Comparisons Among Channel Catfish Ictalurus punctatus, Blue Catfish I. furcatus, Channel ♀ × Blue ♂ Hybrid Catfish and Transgenic Channel Catfish for Growth, Cold and Salinity Tolerance
Type of DegreePhD Dissertation
DepartmentFisheries and Allied Aquacultures
MetadataShow full item record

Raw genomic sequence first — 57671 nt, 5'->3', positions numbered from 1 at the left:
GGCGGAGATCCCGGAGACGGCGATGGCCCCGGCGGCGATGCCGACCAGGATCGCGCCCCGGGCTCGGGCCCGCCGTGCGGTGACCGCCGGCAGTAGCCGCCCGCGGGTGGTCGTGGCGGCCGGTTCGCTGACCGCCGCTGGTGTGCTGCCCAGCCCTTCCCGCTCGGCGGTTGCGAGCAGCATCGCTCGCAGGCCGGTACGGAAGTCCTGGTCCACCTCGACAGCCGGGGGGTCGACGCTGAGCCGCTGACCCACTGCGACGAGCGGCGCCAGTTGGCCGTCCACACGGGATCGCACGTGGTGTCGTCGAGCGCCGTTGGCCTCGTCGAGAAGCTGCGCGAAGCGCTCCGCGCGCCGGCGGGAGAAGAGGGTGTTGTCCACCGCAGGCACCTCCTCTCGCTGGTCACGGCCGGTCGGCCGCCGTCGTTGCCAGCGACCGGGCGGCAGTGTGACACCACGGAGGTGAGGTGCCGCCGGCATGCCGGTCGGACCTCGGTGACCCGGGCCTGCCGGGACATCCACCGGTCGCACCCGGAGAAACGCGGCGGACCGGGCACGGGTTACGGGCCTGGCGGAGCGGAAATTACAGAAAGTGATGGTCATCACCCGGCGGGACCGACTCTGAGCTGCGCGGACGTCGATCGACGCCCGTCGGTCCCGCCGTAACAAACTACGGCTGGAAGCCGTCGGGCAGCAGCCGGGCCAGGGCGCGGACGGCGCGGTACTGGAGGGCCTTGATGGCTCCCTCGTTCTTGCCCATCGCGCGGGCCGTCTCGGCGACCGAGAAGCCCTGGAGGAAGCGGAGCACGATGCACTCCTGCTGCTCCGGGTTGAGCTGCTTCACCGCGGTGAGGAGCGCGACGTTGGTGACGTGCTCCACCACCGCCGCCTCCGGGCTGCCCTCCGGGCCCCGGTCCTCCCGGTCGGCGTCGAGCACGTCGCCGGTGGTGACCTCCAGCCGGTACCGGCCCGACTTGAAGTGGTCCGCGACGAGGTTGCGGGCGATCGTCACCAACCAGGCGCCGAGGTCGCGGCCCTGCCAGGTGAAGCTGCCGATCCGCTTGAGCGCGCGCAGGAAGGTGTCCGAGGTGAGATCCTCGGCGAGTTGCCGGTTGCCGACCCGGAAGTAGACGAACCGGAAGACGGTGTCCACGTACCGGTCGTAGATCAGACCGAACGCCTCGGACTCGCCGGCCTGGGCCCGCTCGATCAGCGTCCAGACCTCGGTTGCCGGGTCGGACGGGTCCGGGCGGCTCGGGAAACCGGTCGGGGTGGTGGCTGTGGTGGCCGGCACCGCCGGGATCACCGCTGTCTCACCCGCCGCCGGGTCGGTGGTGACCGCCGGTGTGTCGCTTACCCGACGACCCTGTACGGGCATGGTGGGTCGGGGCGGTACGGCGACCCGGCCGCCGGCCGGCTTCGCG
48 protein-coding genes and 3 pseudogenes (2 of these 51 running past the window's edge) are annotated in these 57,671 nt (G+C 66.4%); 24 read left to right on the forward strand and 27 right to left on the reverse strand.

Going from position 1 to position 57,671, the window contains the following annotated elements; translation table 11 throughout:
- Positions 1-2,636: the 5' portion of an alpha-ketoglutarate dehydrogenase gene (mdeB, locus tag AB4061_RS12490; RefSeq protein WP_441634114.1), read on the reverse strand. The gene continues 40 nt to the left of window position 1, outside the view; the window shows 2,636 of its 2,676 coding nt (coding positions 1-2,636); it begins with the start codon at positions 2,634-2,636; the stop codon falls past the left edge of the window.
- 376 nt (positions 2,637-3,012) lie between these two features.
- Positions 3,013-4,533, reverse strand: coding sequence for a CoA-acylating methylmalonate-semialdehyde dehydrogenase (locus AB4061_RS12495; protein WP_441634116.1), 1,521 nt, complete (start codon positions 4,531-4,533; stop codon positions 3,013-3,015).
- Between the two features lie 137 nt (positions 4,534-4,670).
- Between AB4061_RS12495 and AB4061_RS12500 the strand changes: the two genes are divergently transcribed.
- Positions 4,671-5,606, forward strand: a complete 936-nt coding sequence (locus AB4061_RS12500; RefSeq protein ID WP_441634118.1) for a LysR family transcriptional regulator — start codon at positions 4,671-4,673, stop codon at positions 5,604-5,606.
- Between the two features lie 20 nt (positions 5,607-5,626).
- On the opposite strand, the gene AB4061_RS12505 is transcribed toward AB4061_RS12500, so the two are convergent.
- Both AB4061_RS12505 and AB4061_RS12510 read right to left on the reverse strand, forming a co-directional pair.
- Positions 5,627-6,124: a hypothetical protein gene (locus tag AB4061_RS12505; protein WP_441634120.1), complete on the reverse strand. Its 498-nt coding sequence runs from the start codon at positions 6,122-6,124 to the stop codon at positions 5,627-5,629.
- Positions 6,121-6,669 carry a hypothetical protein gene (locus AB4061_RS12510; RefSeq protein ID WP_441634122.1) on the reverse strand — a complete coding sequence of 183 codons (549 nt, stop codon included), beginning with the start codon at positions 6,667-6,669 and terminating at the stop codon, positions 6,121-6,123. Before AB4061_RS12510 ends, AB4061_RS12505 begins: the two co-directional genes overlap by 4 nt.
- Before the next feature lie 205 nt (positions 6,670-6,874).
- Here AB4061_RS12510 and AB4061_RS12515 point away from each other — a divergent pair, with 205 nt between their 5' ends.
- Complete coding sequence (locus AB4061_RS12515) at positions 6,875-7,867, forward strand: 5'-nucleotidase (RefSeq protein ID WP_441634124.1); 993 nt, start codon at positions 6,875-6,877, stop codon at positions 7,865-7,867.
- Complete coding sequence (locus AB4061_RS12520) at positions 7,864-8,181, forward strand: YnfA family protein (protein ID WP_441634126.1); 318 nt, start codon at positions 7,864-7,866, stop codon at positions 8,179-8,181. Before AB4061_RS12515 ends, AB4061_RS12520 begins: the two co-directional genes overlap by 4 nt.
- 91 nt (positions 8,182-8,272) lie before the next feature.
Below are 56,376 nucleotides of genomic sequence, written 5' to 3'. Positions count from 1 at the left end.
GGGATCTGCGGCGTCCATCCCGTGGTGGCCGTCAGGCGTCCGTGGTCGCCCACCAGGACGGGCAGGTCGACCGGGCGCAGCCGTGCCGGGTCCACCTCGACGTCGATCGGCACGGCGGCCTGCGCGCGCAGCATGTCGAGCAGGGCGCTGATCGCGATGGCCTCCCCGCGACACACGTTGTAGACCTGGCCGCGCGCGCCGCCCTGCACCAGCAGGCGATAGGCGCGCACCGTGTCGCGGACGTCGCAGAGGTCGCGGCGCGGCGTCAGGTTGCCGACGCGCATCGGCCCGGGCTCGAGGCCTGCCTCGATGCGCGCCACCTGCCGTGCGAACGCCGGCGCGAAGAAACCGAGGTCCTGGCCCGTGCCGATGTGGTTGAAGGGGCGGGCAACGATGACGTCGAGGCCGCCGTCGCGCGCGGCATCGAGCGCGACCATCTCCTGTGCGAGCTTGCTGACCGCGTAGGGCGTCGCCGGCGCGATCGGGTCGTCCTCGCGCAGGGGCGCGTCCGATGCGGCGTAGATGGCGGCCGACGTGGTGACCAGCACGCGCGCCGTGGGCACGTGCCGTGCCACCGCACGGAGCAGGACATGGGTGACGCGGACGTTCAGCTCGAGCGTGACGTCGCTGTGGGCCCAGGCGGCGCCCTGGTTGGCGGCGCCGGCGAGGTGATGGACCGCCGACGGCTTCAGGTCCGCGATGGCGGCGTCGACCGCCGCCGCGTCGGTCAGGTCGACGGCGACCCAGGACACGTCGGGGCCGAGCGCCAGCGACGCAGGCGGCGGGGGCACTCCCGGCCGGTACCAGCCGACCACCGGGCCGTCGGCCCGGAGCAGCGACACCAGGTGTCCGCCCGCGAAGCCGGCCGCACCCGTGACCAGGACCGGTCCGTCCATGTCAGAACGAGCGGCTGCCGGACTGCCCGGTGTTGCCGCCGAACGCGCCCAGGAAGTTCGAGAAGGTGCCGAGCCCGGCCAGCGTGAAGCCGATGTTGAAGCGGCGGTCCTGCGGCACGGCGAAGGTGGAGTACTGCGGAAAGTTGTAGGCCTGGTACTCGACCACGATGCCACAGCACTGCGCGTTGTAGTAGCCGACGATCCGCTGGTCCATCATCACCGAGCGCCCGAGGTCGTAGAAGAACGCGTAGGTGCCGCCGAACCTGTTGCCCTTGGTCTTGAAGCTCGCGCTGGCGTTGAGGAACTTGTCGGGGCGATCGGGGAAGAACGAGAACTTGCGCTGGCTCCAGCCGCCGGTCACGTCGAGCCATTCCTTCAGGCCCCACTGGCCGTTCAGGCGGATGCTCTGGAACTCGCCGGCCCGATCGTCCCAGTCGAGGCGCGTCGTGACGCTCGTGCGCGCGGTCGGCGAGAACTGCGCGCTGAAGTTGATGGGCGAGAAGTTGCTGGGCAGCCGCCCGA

Two studies were performed related to salinity tolerance and the potential effect of climate change on genetic choices for catfish farming. The first study examined the growth rate and survival rate among channel catfish (Ictalurus punctatus), blue catfish (Ictalurus furcatus), and channel catfish, I. punctatus, ♀ × blue catfish, I. furcatus, ♂ hybrid catfish at early life stages at 0, 3.0, 6.0, and 9.0 parts per thousand (ppt) salinity. No yolk sac larvae or swim-up fry survived for channel catfish, blue catfish, and hybrid catfish at 9.0 ppt for either stage of development. Channel catfish were more resistant to salinity than hybrid catfish and blue catfish. The resistance of (C×B) hybrid catfish to salinity was intermediate to that of channel catfish and that of blue catfish. NaCl had a negative effect on survival rate of yolk-sac larvae beginning at 3 ppt and for swim-up fry at 6 ppt. Genotype × environment interactions occurred for growth as hybrids grew faster than channel catfish and blue catfish at 0 ppt. Raising salinity to 3 ppt greatly increased the growth rate (50-75%) of channel catfish and blue catfish, but only slightly (10%) for hybrid catfish, which were still larger than the parent species. These results indicate the types of saline environments that might be used long-term for growth of juvenile ictalurid catfish, and the salinities that could be used for long-term disease treatment. This information could be increasingly important for aquaculture planning in the event of global climate change. The second study examined the survival of fingerlings of channel catfish, channel ♀ × blue ♂ hybrid catfish, channel catfish transgenic for the goldfish Carassius auratus glutamate decarboxylase 65 gene driven by the carp β-actin promoter (βA-GAD65) and channel catfish transgenic for the catfish growth hormone gene driven by the antifreeze protein promoter from an ocean pout Zoarces americanus (AFP-ccGH) at different temperatures (9.0 °C, 6.0 °C, 3.0 °C, 1.0 °C, 0.5 °C, 0 °C, and −0.5 °C) and different salinities (0 ppt, 2.5 ppt, 5 ppt, and 7.5 ppt). Survival was 98–100% for all genetic groups at all salinities between 0 °C and 9.0 °C. However, large differences were observed at −0.5 °C. At 0 ppt salinity, 100% of AFP-ccGH transgenic (T) fingerlings survived (P < 0.0001), but survival of all other genetic groups was 0–2%. Raising salinity to 2.5 ppt at sub-zero temperature had a strong positive impact on survival as survival rates of AFP-ccGH (T), AFP-ccGH control (C), channel catfish, βA-GAD65 (T), βA-GAD65 (C) and hybrid catfish were 100, 100, 98, 76, 100 and 18%, respectively with the hybrid having the lowest survival followed by βA-GAD65 (T) (P < 0.0001). Increasing salinity further to 5 ppt decreased overall survival, although it was still higher than at 0 ppt. Survival rankings were altered, as means for βA-GAD65 (T), βA-GAD65 (C), AFP-ccGH (T), AFP-ccGH (C), channel catfish and hybrid catfish were 69, 0, 15, 22, 0 and 0%, respectively with βA-GAD65 (T) having the highest survival (P < 0.05). Mortality was 100% in all genetic groups at −0.5 °C and 7.5 ppt demonstrating significant interaction between temperature and salinity.
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